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Wondering when to harvest sunflower seeds? Well, when the petals have all fallen off and the back of the flower head is turning yellow or brown, you know it’s time to grab your harvesting supplies.
Sunflower seeds are commonly harvested in September. That said, the specific timing should wait until the following changes have taken place
When you observe these signs, its time to snip off the sunflower heads, let them dry out in a sheltered location, and then collect the seeds from each head. Read on to learn all about when to harvest sunflower seeds!
Sunflower seeds are ready to be harvested when they have grown to their expected mature dimensions and have developed their characteristic black or black-striped hull color. This generally corresponds to the plant’s leaves turning yellow, the back of the flower heads turning yellow-brown, and the tiny petals on the center disc of the flower head have fallen off.
September is the most common month for harvesting sunflower seeds. In warmer areas, the seeds may be mature enough to harvest in August. Colder zones that got a late start in the spring may have to wait into October for the seeds to mature inside the flower head.
Here are the signs that indicate its time to cut the heads off the sunflowers:
While you do want to wait for the seeds to be fully-formed before cutting the heads off the plants, there are a few reasons not to leave the sunflower heads standing too long:
Immature sunflower seeds tend to be a white color and have tiny little petals attached to their tops. The hull has not yet formed its hard shell around the seed, and it does not yet have its characteristic color. Immature seeds are also smaller than the seed that was planted, as they are not yet fully formed.
When the seeds are ready to harvest, they will be plump and have hardened shells. The color of the hulls should also be a black tone or black-and-white striped.
To make sure your seeds are mature enough to harvest, it is best to pull out a few and take a look under the petals. If you press a finger into the hull and it dents easily, it is not yet mature. Wait until when it is hard to the touch before harvesting. You’ll also want to compare the seed to the seeds you planted or to an article about that specific variety. There is a huge variation in sizes between different types of sunflowers!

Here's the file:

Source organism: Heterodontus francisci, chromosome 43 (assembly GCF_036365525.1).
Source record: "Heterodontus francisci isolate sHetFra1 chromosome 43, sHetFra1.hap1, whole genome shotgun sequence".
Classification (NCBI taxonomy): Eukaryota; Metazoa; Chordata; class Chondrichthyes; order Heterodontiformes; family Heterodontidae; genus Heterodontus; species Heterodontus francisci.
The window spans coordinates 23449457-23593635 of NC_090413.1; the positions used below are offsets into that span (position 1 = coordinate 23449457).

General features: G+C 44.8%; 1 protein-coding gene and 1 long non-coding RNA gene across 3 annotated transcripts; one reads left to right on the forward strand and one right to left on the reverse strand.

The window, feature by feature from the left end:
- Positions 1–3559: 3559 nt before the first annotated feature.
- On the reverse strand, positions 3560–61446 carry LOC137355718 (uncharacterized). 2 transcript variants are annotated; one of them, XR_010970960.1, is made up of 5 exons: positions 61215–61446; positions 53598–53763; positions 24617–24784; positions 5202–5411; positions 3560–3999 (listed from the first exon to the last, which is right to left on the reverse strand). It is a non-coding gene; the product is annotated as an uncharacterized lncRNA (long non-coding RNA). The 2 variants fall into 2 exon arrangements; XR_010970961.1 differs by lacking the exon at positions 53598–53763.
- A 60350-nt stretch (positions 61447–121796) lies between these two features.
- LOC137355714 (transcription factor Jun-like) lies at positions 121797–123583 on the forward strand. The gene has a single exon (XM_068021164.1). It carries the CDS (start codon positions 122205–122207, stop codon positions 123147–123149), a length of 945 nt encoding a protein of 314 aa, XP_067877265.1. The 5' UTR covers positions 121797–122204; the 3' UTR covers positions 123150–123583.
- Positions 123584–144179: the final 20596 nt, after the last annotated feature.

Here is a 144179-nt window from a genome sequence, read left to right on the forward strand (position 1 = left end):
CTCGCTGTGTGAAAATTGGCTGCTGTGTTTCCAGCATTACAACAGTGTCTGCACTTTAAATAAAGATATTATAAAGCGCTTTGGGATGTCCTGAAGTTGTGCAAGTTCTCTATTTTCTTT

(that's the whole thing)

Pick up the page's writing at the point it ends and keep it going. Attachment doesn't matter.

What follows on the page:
To prevent critters from stealing your sunflower seeds before they are ready to be harvested, make sure you protect them. As soon as the petals begin to wilt, quickly place each head in a brown paper bag or cover it with fine mesh or piece of cloth and secure it at the base using a rubber band or twist tie. This will ensure that no seeds fall out or are nibbled on while they wait for maturity.
Once you’re confident your seeds are ready for harvest, there’s no need to wait any longer – happy harvesting!
Start the harvest process by snipping the heads off the stalks about 4-inches below the flower head and hanging them upside down. Position them in a warm and dry area such as an attic, basement or garage. Leave the flower heads to dry for two weeks or until when the back of the head is completely brown and when you can easily rub off the seeds between two fingers.
Once dried, simply rub your hands over the surface of each sunflower head to remove the seeds. Put a tarp or sheet down below your hands to catch the seeds. You can also use wire mesh on top of a bucket. Be sure to check the area around you when harvesting, as some of the seeds may have fallen when snipping off the heads!